The people at youth charity, Central YMCA, shared a story to demonstrate how apprenticeships are turning lives around, as part of National Apprenticeship Week.
“Across Britain, young people are expected at age 16 to make one of the biggest decisions of their lives – choosing between remaining in education or opting for full-time employment. Not everyone has the choice, but for those that do, it’s an important decision to make at such a young age,” says Rosi Prescott, CEO of Central YMCA.
“This can often mean that, by their twenties, they feel like their career is mapped out in such a way that they can’t escape – leading to feelings of job dissatisfaction and entrapment. Staying in a job which isn’t enjoyable, fulfilling or stimulating takes a toll on happiness, mental health and extends beyond to life at home.”
Luke left school at age 16 to pursue a career in the culinary industry and worked his way through the ranks to become a senior chef at a restaurant. Fully-qualified and looking at a bright future with real career progression opportunities, Luke was doing well but something wasn’t right. While Luke’s career was going from strength to strength, he found himself becoming less and less motivated.
The depths of his unhappiness and lack of job satisfaction led Luke to carefully reconsider the future he had mapped out for himself. After speaking to a friend in a similar situation who shared his passion for motor vehicles, Luke realised that working in the restaurant was no longer what he wanted to do.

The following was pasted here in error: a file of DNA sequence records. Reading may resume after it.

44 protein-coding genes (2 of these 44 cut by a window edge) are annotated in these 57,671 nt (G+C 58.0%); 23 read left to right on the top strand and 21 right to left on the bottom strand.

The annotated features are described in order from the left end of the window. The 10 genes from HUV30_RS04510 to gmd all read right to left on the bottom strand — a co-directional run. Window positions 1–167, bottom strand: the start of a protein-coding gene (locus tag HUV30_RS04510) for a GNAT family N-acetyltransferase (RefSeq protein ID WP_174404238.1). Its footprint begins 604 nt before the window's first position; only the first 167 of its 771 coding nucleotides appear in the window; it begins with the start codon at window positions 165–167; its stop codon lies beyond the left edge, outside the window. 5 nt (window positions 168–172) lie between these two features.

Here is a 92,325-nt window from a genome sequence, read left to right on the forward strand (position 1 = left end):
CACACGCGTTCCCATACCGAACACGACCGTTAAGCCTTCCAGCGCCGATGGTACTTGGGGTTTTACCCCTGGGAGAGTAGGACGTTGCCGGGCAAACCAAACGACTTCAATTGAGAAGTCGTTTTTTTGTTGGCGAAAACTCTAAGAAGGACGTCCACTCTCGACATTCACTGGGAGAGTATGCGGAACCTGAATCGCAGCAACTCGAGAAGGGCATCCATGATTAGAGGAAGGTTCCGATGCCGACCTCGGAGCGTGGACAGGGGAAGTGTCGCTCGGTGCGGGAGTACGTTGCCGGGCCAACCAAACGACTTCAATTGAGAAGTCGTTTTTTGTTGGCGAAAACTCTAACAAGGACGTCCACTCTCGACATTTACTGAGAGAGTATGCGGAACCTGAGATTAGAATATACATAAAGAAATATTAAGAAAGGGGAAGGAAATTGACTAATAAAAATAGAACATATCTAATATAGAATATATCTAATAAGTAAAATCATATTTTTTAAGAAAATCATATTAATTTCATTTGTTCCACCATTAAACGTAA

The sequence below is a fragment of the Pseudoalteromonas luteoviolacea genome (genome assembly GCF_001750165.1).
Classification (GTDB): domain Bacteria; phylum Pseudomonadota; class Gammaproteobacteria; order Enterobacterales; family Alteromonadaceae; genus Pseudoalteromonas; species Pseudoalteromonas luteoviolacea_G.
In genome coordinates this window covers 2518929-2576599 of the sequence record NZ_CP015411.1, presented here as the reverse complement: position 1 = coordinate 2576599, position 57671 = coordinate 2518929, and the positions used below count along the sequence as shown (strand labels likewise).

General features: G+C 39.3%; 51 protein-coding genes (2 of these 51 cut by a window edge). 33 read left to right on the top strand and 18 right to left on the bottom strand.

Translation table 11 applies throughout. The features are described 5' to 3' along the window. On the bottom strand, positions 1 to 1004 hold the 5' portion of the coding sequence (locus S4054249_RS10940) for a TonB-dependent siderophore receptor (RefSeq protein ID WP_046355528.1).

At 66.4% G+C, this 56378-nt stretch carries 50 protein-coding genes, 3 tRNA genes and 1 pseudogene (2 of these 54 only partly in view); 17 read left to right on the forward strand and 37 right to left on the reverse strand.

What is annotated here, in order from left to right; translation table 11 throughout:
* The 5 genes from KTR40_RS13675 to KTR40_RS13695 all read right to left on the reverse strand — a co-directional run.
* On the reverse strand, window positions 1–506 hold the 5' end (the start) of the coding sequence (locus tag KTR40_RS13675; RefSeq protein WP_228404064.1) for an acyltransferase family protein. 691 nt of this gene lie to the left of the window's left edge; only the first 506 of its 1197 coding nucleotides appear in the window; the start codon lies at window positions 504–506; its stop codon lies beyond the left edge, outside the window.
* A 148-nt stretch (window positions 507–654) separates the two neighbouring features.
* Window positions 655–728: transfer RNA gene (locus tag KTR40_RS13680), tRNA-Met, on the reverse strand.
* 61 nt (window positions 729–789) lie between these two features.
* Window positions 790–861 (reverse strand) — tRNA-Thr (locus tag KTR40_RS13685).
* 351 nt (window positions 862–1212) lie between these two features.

Following advice from YMCA Training part of Central YMCA, and recommendations from his friend who had himself been through an apprenticeship scheme, Luke decided to leave his job as a chef and pursue a new trade and ultimately, his dream.
Luke enrolled on the Central YMCA Training Level One Traineeship Programme designed to help give young adults the chance to progress onto further training such as an apprenticeship or into employment. Part of the programme was for Luke and his peers to seek work placements. With his keen interest in all things mechanical, Luke found himself a garage that wanted to sponsor him throughout his 19+ Traineeship.
Due to his passion and desire to learn, Luke impressed the garage so much that they decided to employ him full-time, which enabled him to sign up to the Central YMCA Training Apprenticeship programme.
The road to the apprenticeship wasn’t easy and Luke faced many hurdles. He left a secure, well-paying job and took a significant pay cut that left him on the National Apprenticeship Minimum Wage for months.
Starting off on the 19+ Traineeship, Luke’s main duties were to perform menial tasks around the garage such as sweeping up and mopping. But within seven months, Luke completed the first stage and progressed onto the Level 2 Apprenticeship in Vehicle Fitting.
Luke’s progression through the scheme now sees him enrolled on the Level 3 Apprenticeship in Maintenance and Repair and he is currently responsible for completing the same tasks as fully-qualified mechanics including clutch changes, MOT failure work, diagnostics and rectification, electrical faults, soldering and many more.
“The Central YMCA Training Apprenticeship scheme has, quite literally, changed my life. I am happy, not only in my job but with life in general. I have learnt so much already and am still learning – I have had some amazing support and met friends for life with this scheme,” says Luke.
“I get out of bed in the morning to go to work and do a job that I can say I love and am passionate about. I am so grateful for the apprenticeship experience and would implore anyone considering it to just go for it! The reward outweighs the risk.”
“Employers are looking for young people who are enthusiastic, motivated and energetic. They want people who want to come in and are willing to work,” says Basil Lopuszansky, Luke’s training apprenticeship tutor at Central YMCA Training.
“Luke is a talented, conscientious and hardworking young man with determination and that willingness to learn and at YMCA Training, we’ve given him the help he needed with his maths and English to pass his exams, plus the guidance he needed to understand what would be expected of him. Now Luke is successfully gaining the skills he needs to become a motor vehicle mechanic.”